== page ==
Meet the MBA Class of 2024: John Kim Song, Carnegie Mellon University (Tepper)

John Kim Song

Carnegie Mellon University, Tepper School of Business

“Dad (to a crazy toddler boy), husband, Chilean-Korean-American, always curious, always learning.”

Hometown: Santiago, Chile

Fun Fact About Yourself: My parents are from South Korea, but I was born and raised in Santiago, Chile for the first twelve years of my life. So Spanish is my native language even though I’m ethnically Korean.

Undergraduate School and Major: Illinois Institute of Technology, Mechanical Engineering

Most Recent Employer and Job Title: Alstom, Project Planner

Aside from your classmates, what was the key part of Carnegie Mellon’s MBA curriculum and programming that led you to choose this business school and why was it so important to you? One of the biggest reasons that I chose Carnegie Mellon is because it is a unique school that has a quant-heavy curriculum that truly embraces data science and analytics. The world’s business problems are becoming more complex and being able to make data-driven decisions will be critical. While I may not be creating all the models or doing the heavy analytics work, it’s critical that I’m able to understand the process and speak to what’s happening behind-the-scenes.

What course, club or activity excites you the most at Carnegie Mellon? I’m really looking forward to being part of the Latin American Business Club. I look forward to contributing to the Latin community in any way I can, connecting with others and getting to speak as much Spanish as possible. The class I’m most looking forward to is the negotiations class. Being good at negotiating is a skill that will help me both in business and life.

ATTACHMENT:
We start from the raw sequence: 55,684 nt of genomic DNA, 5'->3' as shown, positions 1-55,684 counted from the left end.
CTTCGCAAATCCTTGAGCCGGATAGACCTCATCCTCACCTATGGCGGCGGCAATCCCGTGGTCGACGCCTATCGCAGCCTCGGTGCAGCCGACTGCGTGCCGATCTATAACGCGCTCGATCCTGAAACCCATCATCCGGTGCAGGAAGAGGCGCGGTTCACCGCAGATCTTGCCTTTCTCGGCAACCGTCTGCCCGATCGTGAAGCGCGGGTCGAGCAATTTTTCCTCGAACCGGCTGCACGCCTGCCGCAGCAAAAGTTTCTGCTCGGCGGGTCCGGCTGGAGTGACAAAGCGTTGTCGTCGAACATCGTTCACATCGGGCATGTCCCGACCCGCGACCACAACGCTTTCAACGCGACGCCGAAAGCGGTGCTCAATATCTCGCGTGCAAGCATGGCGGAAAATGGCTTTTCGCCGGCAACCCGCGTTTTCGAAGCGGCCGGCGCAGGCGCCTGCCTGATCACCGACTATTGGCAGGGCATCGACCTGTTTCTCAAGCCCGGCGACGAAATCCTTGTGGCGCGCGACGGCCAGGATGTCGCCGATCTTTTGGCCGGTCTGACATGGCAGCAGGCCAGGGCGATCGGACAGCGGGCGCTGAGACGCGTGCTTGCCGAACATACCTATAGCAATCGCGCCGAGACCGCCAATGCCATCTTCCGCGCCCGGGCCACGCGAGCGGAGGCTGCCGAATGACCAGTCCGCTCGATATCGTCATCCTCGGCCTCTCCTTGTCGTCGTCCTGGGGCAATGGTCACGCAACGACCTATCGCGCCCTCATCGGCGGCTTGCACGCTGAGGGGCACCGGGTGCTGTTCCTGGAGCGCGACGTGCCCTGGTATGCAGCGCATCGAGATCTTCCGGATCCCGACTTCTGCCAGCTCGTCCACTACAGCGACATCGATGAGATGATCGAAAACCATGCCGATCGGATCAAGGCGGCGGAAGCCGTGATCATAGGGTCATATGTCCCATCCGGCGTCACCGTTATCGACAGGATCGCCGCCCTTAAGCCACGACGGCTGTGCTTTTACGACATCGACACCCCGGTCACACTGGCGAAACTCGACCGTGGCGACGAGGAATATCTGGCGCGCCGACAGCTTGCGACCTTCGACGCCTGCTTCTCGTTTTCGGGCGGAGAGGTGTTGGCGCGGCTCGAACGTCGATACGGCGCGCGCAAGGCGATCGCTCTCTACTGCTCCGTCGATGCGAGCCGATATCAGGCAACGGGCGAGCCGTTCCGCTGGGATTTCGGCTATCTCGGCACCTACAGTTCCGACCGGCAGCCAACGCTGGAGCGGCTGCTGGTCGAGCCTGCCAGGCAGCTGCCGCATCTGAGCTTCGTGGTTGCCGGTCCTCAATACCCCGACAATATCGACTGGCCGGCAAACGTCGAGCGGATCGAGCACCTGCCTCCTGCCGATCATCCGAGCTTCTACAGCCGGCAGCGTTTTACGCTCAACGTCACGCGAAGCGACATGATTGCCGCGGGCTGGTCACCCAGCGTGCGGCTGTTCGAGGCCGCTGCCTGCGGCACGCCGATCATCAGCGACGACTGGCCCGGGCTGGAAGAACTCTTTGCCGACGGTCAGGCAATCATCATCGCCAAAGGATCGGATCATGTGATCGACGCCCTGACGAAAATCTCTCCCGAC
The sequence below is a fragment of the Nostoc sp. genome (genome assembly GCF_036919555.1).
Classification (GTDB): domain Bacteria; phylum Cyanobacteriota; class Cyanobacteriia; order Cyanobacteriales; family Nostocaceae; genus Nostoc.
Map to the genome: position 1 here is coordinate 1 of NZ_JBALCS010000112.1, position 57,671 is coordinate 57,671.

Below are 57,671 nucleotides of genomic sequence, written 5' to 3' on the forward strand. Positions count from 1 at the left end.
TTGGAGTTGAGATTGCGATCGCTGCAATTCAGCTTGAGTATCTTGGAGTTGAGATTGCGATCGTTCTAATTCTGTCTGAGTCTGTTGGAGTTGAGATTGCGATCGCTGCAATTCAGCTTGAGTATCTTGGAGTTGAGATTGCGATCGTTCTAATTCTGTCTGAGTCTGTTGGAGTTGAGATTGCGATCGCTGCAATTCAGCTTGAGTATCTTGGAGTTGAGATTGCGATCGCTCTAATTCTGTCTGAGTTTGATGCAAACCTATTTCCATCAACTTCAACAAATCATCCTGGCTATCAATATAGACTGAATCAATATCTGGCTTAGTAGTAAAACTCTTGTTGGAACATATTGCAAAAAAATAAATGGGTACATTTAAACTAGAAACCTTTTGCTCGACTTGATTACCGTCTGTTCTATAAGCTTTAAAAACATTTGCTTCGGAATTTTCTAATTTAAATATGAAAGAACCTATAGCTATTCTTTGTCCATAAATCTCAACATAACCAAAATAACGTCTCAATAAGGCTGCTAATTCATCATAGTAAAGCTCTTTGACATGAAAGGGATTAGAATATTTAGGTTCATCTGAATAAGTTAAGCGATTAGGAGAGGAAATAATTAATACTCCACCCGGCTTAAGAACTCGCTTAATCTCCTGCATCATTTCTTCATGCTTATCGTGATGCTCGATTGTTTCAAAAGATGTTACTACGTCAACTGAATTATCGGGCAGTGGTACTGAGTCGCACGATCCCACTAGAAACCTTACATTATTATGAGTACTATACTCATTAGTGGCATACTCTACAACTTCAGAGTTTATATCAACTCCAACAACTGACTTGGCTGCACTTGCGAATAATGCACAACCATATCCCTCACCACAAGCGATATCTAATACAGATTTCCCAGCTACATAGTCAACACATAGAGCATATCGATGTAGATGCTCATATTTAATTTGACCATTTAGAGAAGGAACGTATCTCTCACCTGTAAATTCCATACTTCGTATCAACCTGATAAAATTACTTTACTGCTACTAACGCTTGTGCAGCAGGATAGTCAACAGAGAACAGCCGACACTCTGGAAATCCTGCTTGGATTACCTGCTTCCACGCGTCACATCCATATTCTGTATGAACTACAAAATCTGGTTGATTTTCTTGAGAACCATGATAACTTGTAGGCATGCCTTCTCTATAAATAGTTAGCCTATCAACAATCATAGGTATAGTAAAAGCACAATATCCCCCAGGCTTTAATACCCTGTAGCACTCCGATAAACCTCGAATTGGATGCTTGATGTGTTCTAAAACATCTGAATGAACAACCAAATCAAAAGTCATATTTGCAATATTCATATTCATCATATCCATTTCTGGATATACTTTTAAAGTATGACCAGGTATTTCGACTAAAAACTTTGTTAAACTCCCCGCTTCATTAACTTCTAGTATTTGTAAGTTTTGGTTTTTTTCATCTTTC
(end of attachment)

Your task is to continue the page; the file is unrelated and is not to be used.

The Tepper MBA is known for intensive one-on-one coaching and personal development. What area do you hope to strengthen during your two years in business school and why? Leadership. I want to become an effective leader who makes the right decisions while lifting others. Winning together is incredibly important. At Tepper, I’m fortunate to have the Accelerated Leadership Center to help me understand how to improve as a leader and increase my emotional intelligence.

The Tepper MBA is also known for being highly data-driven Why does the program’s focus on quantitative analysis and decision-making appeal to you? How have been able to leverage this approach in your career so far? The program’s focus on quantitative analysis and decision-making appeals to me because that’s where the world is headed. We see how this approach has been successful in sports, advertising, and other aspects of life. Future business leaders will need to have a good grasp on how to properly use and interpret data. When I was at General Electric, data analysis was crucial to ensuring that corrective action plans to machining defects were effective and sustainable.

Describe your biggest accomplishment in your career so far: Getting into the Tepper School of Business’ MBA program must be my biggest career accomplishment so far. I’m the first in my family to go to college. I used to commute through campus always wondering what it would be like to be part of Tepper School of Business. So being in this position today feels surreal and I’m incredibly thankful for this opportunity.

What is one thing you have recently read, watched, or listened to that you would highly recommend to prospective MBAs? Why? I listen to a lot of podcasts. My favorite podcast is Bloomberg’s “Odd Lots” podcast. Every week, they do a deep dive into something that’s happening in business and markets. I’ve learned a lot about business and finance just by listening despite my non-business background.

What advice would you give to help potential applicants gain admission into Carnegie Mellon’s MBA program? My first piece of advice is that not everything is about the numbers (GMAT/GPA). The Tepper community is a community of people first. I’d argue that understanding what makes Tepper unique, how it fits with your goals, and what you’re looking for in an MBA program is more important. My second piece of advice is that you need to get to know the community! Reach out to current students and alumni. Lastly, as cliché as it sounds, be yourself. Be genuine when you write your essays, connect with others, and during the admissions interview.


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